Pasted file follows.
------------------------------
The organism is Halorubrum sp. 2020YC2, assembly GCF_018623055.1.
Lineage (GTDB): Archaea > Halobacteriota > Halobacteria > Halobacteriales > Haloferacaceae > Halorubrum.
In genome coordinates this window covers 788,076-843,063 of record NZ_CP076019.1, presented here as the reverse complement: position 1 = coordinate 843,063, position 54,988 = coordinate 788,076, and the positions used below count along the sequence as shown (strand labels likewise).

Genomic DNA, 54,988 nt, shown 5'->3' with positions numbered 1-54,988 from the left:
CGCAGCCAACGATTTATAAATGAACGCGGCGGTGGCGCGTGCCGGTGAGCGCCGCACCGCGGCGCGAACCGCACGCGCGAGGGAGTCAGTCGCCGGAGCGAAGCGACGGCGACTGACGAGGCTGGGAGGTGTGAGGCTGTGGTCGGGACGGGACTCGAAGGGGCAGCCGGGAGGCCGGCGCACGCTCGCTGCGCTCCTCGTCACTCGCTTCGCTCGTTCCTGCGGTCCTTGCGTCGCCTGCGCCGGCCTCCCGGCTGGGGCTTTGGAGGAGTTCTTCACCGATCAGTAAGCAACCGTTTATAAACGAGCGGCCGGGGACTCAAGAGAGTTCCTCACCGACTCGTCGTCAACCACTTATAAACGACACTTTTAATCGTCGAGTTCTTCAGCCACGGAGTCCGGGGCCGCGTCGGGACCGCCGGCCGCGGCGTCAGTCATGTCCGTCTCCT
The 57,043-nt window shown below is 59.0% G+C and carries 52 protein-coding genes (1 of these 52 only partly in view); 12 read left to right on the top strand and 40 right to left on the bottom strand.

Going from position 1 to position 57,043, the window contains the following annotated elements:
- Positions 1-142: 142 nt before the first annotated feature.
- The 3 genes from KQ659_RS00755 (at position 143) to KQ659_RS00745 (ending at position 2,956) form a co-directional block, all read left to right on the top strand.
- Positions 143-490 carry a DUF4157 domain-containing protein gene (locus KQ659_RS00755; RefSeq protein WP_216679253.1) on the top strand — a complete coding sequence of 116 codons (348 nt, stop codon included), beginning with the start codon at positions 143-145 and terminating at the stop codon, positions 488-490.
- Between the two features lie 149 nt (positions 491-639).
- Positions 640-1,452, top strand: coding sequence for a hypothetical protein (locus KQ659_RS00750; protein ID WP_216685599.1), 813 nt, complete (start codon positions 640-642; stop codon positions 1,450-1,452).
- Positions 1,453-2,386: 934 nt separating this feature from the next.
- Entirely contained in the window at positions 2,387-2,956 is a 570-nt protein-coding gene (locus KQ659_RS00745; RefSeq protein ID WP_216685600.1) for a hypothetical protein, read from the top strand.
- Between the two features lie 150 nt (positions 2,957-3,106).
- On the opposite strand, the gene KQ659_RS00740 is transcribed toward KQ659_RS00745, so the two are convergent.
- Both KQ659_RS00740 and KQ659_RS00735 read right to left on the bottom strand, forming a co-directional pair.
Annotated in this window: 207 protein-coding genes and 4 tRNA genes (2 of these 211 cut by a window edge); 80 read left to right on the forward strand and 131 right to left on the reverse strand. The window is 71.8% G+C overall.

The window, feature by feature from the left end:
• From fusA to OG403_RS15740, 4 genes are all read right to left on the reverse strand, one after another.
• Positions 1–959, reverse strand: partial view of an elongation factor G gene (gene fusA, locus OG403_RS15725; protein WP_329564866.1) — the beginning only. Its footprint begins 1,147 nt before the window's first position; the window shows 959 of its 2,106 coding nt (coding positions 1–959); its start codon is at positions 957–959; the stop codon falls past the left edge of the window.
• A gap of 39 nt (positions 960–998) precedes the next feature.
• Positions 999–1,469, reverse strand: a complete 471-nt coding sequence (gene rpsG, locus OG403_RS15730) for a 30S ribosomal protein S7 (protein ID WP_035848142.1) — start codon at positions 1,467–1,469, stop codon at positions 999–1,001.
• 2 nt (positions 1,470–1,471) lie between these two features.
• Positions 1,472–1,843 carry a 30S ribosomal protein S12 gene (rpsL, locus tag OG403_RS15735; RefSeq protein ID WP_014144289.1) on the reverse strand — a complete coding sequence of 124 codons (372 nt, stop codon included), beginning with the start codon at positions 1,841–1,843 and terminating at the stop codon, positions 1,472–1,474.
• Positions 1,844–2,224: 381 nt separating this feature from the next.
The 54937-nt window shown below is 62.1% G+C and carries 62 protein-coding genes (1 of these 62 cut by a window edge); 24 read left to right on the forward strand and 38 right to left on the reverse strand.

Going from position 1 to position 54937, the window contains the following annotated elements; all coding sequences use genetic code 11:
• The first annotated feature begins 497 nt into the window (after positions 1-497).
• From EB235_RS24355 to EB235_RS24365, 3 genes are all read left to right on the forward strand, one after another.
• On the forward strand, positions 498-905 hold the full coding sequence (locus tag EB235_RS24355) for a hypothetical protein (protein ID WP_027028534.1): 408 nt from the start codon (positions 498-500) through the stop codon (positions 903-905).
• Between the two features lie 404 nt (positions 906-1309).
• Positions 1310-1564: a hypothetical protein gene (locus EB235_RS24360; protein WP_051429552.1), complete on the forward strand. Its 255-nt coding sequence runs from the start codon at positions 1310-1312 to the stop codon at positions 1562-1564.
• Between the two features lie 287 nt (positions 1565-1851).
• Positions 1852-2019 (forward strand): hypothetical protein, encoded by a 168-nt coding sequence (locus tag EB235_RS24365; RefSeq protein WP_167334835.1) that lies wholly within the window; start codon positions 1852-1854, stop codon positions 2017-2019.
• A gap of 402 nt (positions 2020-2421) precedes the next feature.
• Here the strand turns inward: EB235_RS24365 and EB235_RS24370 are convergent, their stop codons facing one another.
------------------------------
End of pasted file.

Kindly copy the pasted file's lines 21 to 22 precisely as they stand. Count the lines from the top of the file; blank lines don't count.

• Positions 1–959, reverse strand: partial view of an elongation factor G gene (gene fusA, locus OG403_RS15725; protein WP_329564866.1) — the beginning only. Its footprint begins 1,147 nt before the window's first position; the window shows 959 of its 2,106 coding nt (coding positions 1–959); its start codon is at positions 957–959; the stop codon falls past the left edge of the window.
• A gap of 39 nt (positions 960–998) precedes the next feature.